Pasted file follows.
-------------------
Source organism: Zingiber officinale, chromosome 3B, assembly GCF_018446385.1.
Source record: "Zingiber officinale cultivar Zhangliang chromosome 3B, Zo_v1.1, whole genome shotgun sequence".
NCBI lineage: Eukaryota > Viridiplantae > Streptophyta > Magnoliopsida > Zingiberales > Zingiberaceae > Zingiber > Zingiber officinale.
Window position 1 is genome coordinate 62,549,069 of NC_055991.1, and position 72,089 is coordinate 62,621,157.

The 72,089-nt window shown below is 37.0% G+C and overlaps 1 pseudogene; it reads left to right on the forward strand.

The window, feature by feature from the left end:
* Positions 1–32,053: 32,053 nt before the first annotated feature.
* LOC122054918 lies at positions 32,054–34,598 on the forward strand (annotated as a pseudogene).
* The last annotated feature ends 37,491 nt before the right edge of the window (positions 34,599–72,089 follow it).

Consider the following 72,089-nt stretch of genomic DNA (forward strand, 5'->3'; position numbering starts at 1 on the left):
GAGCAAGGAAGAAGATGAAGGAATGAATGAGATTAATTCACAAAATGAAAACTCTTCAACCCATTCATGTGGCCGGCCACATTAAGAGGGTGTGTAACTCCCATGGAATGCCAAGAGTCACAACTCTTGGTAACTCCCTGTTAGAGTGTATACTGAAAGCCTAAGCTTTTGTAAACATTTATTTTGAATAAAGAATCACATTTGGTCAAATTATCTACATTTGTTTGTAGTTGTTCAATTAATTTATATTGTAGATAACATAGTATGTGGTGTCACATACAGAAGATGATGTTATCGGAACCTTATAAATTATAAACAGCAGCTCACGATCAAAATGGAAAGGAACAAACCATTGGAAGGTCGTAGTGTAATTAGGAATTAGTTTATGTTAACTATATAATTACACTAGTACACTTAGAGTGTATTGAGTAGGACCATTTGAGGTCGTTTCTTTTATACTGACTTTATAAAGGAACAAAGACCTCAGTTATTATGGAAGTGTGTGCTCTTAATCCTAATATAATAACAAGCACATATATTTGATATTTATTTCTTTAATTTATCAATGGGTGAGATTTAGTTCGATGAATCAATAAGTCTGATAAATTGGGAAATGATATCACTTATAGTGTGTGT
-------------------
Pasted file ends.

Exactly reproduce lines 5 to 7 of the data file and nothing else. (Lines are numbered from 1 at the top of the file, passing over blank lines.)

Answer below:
The 72,089-nt window shown below is 37.0% G+C and overlaps 1 pseudogene; it reads left to right on the forward strand.

The window, feature by feature from the left end:
* Positions 1–32,053: 32,053 nt before the first annotated feature.